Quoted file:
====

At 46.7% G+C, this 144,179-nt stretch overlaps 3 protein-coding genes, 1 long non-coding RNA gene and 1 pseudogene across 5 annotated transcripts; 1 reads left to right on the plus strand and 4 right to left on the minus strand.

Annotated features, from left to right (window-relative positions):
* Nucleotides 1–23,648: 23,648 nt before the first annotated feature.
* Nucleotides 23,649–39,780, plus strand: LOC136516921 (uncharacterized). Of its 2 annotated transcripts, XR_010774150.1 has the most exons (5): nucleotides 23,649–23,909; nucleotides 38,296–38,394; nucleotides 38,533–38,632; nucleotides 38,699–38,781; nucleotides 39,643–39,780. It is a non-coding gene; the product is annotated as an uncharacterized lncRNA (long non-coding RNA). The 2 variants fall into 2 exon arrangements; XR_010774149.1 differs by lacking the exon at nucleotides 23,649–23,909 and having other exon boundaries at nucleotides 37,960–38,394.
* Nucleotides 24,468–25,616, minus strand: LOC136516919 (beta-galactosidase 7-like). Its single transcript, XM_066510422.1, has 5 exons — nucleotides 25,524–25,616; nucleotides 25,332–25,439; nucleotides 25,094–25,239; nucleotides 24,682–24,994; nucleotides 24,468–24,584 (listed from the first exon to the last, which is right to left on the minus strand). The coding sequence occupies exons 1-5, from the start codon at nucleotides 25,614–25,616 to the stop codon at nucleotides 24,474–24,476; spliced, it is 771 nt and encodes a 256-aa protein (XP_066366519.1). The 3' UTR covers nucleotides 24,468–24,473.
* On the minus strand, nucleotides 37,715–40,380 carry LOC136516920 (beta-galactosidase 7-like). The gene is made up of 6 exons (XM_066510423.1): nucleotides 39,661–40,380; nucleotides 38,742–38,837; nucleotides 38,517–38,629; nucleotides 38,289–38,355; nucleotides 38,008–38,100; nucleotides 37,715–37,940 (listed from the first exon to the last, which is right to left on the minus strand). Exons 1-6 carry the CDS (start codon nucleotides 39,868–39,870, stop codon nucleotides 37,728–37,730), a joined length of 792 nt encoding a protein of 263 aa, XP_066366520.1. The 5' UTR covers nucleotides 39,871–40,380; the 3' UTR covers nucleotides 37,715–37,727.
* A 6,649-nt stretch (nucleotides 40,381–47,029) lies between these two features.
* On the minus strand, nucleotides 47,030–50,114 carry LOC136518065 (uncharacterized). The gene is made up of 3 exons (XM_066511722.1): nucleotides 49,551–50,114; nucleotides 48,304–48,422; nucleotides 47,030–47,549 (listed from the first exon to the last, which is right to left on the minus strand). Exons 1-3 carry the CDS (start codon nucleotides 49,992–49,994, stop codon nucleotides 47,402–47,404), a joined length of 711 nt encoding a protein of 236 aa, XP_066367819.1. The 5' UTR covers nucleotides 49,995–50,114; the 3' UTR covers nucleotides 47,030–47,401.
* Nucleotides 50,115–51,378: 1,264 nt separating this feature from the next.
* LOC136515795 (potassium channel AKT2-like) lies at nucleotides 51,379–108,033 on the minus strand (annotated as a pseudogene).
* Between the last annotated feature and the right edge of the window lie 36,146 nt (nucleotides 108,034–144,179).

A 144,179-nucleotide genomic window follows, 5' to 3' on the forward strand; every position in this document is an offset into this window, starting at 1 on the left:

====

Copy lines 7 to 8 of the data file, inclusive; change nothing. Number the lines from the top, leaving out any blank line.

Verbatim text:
* A 6,649-nt stretch (nucleotides 40,381–47,029) lies between these two features.
* On the minus strand, nucleotides 47,030–50,114 carry LOC136518065 (uncharacterized). The gene is made up of 3 exons (XM_066511722.1): nucleotides 49,551–50,114; nucleotides 48,304–48,422; nucleotides 47,030–47,549 (listed from the first exon to the last, which is right to left on the minus strand). Exons 1-3 carry the CDS (start codon nucleotides 49,992–49,994, stop codon nucleotides 47,402–47,404), a joined length of 711 nt encoding a protein of 236 aa, XP_066367819.1. The 5' UTR covers nucleotides 49,995–50,114; the 3' UTR covers nucleotides 47,030–47,401.